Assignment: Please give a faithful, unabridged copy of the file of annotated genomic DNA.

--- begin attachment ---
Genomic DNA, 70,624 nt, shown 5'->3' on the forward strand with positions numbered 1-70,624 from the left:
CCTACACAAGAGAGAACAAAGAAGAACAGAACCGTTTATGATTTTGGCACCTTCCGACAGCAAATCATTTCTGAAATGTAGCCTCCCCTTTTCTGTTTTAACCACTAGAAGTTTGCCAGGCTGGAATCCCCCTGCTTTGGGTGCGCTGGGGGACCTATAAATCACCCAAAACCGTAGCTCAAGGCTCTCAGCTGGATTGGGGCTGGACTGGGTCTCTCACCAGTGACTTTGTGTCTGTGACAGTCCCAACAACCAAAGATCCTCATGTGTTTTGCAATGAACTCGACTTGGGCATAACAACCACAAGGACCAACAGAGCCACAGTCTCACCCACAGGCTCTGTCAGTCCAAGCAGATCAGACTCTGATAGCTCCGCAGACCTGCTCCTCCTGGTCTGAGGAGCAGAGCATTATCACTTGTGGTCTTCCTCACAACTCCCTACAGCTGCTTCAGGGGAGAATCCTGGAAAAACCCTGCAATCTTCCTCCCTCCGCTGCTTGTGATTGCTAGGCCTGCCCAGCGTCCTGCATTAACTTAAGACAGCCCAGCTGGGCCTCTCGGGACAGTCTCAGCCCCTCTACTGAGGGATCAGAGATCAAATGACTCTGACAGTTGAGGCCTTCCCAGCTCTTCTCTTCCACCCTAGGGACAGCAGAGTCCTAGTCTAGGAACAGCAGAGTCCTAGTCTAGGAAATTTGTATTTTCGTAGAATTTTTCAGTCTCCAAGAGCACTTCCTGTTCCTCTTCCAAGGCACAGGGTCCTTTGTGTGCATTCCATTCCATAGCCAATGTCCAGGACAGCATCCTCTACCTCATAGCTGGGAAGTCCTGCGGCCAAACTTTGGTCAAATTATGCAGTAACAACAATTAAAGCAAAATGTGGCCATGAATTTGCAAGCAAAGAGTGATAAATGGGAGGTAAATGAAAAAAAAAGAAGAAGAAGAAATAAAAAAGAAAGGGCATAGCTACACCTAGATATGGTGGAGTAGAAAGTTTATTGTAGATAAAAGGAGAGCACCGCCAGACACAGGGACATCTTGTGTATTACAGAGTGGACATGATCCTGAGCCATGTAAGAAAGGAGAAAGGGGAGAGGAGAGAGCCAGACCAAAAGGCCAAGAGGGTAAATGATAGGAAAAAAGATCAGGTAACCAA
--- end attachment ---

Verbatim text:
Genomic DNA, 70,624 nt, shown 5'->3' on the forward strand with positions numbered 1-70,624 from the left:
CCTACACAAGAGAGAACAAAGAAGAACAGAACCGTTTATGATTTTGGCACCTTCCGACAGCAAATCATTTCTGAAATGTAGCCTCCCCTTTTCTGTTTTAACCACTAGAAGTTTGCCAGGCTGGAATCCCCCTGCTTTGGGTGCGCTGGGGGACCTATAAATCACCCAAAACCGTAGCTCAAGGCTCTCAGCTGGATTGGGGCTGGACTGGGTCTCTCACCAGTGACTTTGTGTCTGTGACAGTCCCAACAACCAAAGATCCTCATGTGTTTTGCAATGAACTCGACTTGGGCATAACAACCACAAGGACCAACAGAGCCACAGTCTCACCCACAGGCTCTGTCAGTCCAAGCAGATCAGACTCTGATAGCTCCGCAGACCTGCTCCTCCTGGTCTGAGGAGCAGAGCATTATCACTTGTGGTCTTCCTCACAACTCCCTACAGCTGCTTCAGGGGAGAATCCTGGAAAAACCCTGCAATCTTCCTCCCTCCGCTGCTTGTGATTGCTAGGCCTGCCCAGCGTCCTGCATTAACTTAAGACAGCCCAGCTGGGCCTCTCGGGACAGTCTCAGCCCCTCTACTGAGGGATCAGAGATCAAATGACTCTGACAGTTGAGGCCTTCCCAGCTCTTCTCTTCCACCCTAGGGACAGCAGAGTCCTAGTCTAGGAACAGCAGAGTCCTAGTCTAGGAAATTTGTATTTTCGTAGAATTTTTCAGTCTCCAAGAGCACTTCCTGTTCCTCTTCCAAGGCACAGGGTCCTTTGTGTGCATTCCATTCCATAGCCAATGTCCAGGACAGCATCCTCTACCTCATAGCTGGGAAGTCCTGCGGCCAAACTTTGGTCAAATTATGCAGTAACAACAATTAAAGCAAAATGTGGCCATGAATTTGCAAGCAAAGAGTGATAAATGGGAGGTAAATGAAAAAAAAAGAAGAAGAAGAAATAAAAAAGAAAGGGCATAGCTACACCTAGATATGGTGGAGTAGAAAGTTTATTGTAGATAAAAGGAGAGCACCGCCAGACACAGGGACATCTTGTGTATTACAGAGTGGACATGATCCTGAGCCATGTAAGAAAGGAGAAAGGGGAGAGGAGAGAGCCAGACCAAAAGGCCAAGAGGGTAAATGATAGGAAAAAAGATCAGGTAACCAA